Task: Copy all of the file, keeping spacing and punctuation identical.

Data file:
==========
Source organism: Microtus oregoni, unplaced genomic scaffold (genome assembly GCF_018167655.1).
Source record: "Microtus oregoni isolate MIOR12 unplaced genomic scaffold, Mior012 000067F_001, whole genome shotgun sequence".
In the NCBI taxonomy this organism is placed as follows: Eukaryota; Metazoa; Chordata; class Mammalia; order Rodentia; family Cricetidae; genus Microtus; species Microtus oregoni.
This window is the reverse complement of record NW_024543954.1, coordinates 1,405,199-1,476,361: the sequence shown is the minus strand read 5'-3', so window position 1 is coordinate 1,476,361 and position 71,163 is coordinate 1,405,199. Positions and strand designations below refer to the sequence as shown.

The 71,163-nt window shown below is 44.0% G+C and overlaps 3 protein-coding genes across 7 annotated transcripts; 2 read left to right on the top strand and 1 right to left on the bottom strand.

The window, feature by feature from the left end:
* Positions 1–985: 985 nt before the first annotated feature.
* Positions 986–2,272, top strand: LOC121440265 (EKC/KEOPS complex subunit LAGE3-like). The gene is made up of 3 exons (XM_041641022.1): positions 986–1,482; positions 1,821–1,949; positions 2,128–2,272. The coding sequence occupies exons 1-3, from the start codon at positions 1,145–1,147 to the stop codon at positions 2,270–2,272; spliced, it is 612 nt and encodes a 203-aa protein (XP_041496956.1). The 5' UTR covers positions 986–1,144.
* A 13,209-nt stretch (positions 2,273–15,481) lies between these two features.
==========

Source organism: Microtus oregoni, unplaced genomic scaffold (genome assembly GCF_018167655.1).
Source record: "Microtus oregoni isolate MIOR12 unplaced genomic scaffold, Mior012 000067F_001, whole genome shotgun sequence".
In the NCBI taxonomy this organism is placed as follows: Eukaryota; Metazoa; Chordata; class Mammalia; order Rodentia; family Cricetidae; genus Microtus; species Microtus oregoni.
This window is the reverse complement of record NW_024543954.1, coordinates 1,405,199-1,476,361: the sequence shown is the minus strand read 5'-3', so window position 1 is coordinate 1,476,361 and position 71,163 is coordinate 1,405,199. Positions and strand designations below refer to the sequence as shown.

The 71,163-nt window shown below is 44.0% G+C and overlaps 3 protein-coding genes across 7 annotated transcripts; 2 read left to right on the top strand and 1 right to left on the bottom strand.

The window, feature by feature from the left end:
* Positions 1–985: 985 nt before the first annotated feature.
* Positions 986–2,272, top strand: LOC121440265 (EKC/KEOPS complex subunit LAGE3-like). The gene is made up of 3 exons (XM_041641022.1): positions 986–1,482; positions 1,821–1,949; positions 2,128–2,272. The coding sequence occupies exons 1-3, from the start codon at positions 1,145–1,147 to the stop codon at positions 2,270–2,272; spliced, it is 612 nt and encodes a 203-aa protein (XP_041496956.1). The 5' UTR covers positions 986–1,144.
* A 13,209-nt stretch (positions 2,273–15,481) lies between these two features.